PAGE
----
Behçet syndrome; Behçet disease; Upper gastrointestinal tract; Inflammatory bowel disease; Lower gastrointestinal tract; Ulcer
Eating disorders affect up to 3% of children and adolescents, with recovery often requiring specialist treatment. A substantial literature has accrued suggesting that lower access to health care services, experienced by rural populations, has a staggering effect on health-related morbidity and mortality. The aim of this study was to evaluate whether lower service access foreshadowed a more severe medical and symptom presentation among children and adolescents presenting to a specialist eating disorders program.
The data source was the Helping to Outline Paediatric Eating Disorders (HOPE) Project registry (N ~1000), a prospective ongoing registry study comprising consecutive paediatric tertiary eating disorder referrals. The sample consisted of 399 children and adolescents aged 8 to 16 years (M =14.49, 92% female) meeting criteria for a DSM-5 eating disorder.
Consistent with the hypotheses, lower service access was associated with a lower body mass index z-score and a higher likelihood of medical complications at intake assessment. Contrary to our hypothesis, eating pathology assessed at intake was associated with higher service access. No relationship was observed between service access and duration of illness or percentage of body weight lost.
Lower service access is associated with more severe malnutrition and medical complications at referral to a specialist eating disorder program. These findings have implications for service planning and provision for rural communities to equalize health outcomes.
Adolescent; Child; Eating disorders; HOPE Project; Medical complications; Rural
Fecal microbiota transplantation; severe Clostridium difficile infection
Mast cells (MCs) are active participants in blood coagulation and innate and acquired immunity. This review focuses on the development of mouse and human MCs, as well as the involvement of their granule serine proteases in inflammation and the connective tissue remodeling that occurs during the different phases of the healing process of wounded skin and other organs. The accumulated data suggest that MCs, their tryptases, and their chymases play important roles in tissue repair. While MCs initially promote healing, they can be detrimental if they are chronically stimulated or if too many MCs become activated at the same time. The possibility that MCs and their granule serine proteases contribute to the formation of keloid and hypertrophic scars makes them potential targets for therapeutic intervention in the repair of damaged skin.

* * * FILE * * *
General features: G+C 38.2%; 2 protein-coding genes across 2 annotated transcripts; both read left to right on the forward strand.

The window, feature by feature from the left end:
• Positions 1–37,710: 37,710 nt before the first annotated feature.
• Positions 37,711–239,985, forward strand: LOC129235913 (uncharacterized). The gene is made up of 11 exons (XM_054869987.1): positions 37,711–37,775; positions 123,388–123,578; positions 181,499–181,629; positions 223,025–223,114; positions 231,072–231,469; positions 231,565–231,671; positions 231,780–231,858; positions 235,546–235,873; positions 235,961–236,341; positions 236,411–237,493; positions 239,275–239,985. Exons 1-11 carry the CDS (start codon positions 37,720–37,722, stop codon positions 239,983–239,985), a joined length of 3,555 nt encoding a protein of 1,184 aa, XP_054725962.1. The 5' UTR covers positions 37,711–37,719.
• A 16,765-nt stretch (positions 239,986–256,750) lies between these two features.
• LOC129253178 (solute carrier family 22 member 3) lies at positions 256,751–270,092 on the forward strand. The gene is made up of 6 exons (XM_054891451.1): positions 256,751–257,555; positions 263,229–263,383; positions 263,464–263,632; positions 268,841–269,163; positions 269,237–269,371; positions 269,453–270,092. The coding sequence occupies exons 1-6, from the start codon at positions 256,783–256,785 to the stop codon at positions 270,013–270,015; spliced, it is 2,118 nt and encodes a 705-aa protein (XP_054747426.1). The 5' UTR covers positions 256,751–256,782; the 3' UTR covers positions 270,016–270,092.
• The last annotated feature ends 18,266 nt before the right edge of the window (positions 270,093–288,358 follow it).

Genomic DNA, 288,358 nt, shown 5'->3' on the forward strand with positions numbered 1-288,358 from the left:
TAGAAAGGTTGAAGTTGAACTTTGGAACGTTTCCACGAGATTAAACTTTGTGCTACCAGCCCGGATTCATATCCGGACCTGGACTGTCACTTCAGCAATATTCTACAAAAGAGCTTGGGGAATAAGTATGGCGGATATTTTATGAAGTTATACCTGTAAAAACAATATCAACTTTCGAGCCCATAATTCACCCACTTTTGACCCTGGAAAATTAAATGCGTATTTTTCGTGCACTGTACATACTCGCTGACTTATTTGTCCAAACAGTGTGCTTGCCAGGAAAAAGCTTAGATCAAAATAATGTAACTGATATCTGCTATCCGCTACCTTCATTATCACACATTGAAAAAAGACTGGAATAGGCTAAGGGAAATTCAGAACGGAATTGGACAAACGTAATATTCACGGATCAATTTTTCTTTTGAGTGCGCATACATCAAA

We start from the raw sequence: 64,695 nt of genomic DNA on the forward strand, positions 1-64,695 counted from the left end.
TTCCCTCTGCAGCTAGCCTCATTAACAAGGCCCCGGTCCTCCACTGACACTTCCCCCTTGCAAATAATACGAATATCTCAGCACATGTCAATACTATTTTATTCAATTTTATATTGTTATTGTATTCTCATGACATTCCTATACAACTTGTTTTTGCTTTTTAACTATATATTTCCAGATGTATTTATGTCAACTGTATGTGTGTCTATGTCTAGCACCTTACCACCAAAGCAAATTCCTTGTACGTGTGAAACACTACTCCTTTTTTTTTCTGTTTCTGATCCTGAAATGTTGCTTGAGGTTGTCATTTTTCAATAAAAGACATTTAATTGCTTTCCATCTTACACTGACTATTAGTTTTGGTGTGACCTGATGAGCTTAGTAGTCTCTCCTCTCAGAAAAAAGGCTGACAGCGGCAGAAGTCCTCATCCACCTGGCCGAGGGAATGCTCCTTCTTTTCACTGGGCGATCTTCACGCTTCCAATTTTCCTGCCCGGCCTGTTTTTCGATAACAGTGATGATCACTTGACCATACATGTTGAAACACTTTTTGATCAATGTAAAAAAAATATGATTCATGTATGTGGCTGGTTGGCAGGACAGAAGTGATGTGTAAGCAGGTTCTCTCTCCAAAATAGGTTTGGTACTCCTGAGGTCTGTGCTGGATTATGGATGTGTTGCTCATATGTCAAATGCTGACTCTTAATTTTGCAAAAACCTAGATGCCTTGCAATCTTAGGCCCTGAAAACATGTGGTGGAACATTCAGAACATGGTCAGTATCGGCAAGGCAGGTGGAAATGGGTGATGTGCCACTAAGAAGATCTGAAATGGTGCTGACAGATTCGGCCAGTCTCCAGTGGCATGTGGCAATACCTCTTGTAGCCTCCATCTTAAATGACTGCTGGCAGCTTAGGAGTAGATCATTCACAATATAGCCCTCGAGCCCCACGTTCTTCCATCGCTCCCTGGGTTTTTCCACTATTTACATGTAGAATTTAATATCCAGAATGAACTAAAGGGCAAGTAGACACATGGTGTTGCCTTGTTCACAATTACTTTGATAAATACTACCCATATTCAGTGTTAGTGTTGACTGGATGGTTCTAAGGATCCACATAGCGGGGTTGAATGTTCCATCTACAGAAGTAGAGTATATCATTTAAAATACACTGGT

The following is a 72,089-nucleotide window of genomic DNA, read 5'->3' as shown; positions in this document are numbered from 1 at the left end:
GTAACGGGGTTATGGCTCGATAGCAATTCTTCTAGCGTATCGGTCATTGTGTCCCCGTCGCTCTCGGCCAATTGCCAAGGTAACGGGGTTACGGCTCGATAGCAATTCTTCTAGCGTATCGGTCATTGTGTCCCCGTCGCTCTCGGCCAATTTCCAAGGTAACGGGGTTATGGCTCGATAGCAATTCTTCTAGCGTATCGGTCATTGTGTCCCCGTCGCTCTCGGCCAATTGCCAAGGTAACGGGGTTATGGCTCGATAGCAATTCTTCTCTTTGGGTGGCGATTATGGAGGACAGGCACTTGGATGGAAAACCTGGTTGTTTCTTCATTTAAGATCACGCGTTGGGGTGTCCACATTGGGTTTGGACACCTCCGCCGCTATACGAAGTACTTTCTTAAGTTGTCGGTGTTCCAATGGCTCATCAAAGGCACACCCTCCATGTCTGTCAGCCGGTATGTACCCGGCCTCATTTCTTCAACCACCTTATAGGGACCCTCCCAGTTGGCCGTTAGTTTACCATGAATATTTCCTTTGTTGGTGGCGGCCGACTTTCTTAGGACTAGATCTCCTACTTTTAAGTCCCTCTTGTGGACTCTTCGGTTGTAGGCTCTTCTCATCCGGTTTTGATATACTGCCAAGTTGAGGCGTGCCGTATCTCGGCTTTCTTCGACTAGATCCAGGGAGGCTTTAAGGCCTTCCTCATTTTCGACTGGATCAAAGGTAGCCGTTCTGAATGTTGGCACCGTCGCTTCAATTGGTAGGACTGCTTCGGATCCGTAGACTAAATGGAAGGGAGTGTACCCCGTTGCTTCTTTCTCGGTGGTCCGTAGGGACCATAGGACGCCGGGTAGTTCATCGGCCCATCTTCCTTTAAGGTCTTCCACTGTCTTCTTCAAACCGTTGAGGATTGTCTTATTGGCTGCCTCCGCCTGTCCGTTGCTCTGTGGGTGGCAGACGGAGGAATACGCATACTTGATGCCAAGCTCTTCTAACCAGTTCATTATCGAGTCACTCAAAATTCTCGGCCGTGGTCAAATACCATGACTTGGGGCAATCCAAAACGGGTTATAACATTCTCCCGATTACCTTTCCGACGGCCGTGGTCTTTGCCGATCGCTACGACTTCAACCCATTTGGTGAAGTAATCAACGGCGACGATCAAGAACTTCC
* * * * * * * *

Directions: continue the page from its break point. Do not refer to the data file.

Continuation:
Counting mast cells in gastrointestinal (GI) mucosal biopsies is becoming an increasingly common practice. The primary reason for this exercise is to evaluate for possible involvement by systemic mastocytosis (SM). However, the features of mastocytosis in GI biopsies are not well described. In addition, recent studies have suggested that increased mast cells may be involved in the pathogenesis of some cases of diarrhea-predominant irritable bowel syndrome (IBS); the term “mastocytic enterocolitis” has been proposed for such cases. As the baseline mast cell density in colonic biopsies from normal patients has not been established in large cohorts, there is no widely accepted threshold for what constitutes increased mucosal mast cells. The aims of this study were (1) to determine the utility of GI biopsies for the diagnosis of SM, (2) to characterize the clinical, histologic, and immunohistochemical features of mastocytosis in the GI tract, (3) to determine mast cell density in normal colonic mucosa from a large cohort of asymptomatic patients, and (4) to compare these findings with those from patients with diarrhea-predominant IBS. Twenty-four patients with SM involving the GI tract, 100 asymptomatic patients, and 100 patients with IBS (the latter 2 groups with histologically normal colonic biopsies) were included. For the mastocytosis group, 107 biopsies (70 involved by mastocytosis; 67 mucosal, 3 liver) from 20 women and 4 men were evaluated (median age 59 y). The most commonly involved site was the colon (19 patients, 95%), followed by ileum (86%), duodenum (80%), and stomach (54%). In 16 cases (67%), the first diagnosis of SM was made on the basis of GI biopsies. Seventeen patients had documented cutaneous mastocytosis. Fifteen of 17 patients who underwent bone marrow biopsy had marrow involvement by SM. Eighteen patients had indolent disease, and 6 had aggressive disease (including all 3 with liver involvement). The most common GI symptom was diarrhea, followed by abdominal pain, nausea, weight loss, bloating, vomiting, or reflux. Liver disease presented with hepatomegaly and ascites. Endoscopic abnormalities (observed in 62%) included erythema, granularity, and nodules. Histologically, involved biopsies were characterized by infiltrates of ovoid to spindle-shaped mast cells in aggregates or sheets in the lamina propria, sometimes forming a confluent band underneath the surface epithelium; 25% of biopsies had only focal involvement (single aggregate). Prominent eosinophils were seen in 44% of involved colonic/ileal biopsies and 16% of duodenal biopsies. Mast cells were highlighted by diffuse membranous staining for KIT and CD25. In the nonmastocytosis groups, all biopsies contained singly dispersed mast cells with no aggregates. The mean highest mast cell counts (in a single high-power field) for asymptomatic patients and IBS patients were 26 (range, 11 to 55) and 30 (range, 13 to 59), respectively. In summary, GI (especially colonic) biopsies can establish a diagnosis of SM in patients with GI symptoms. GI involvement is usually subtle and is often associated with prominent eosinophils, which may obscure the mast cell infiltrate. KIT and CD25 are invaluable markers for the diagnosis. Mast cell density in colonic mucosa from asymptomatic patients is highly variable. Although patients with diarrhea-predominant IBS on average have mildly increased mast cells, the overlap in range with that of control patients is too great for this difference to be clinically useful. These findings argue against the utility of counting GI mucosal mast cell in patients with chronic diarrhea.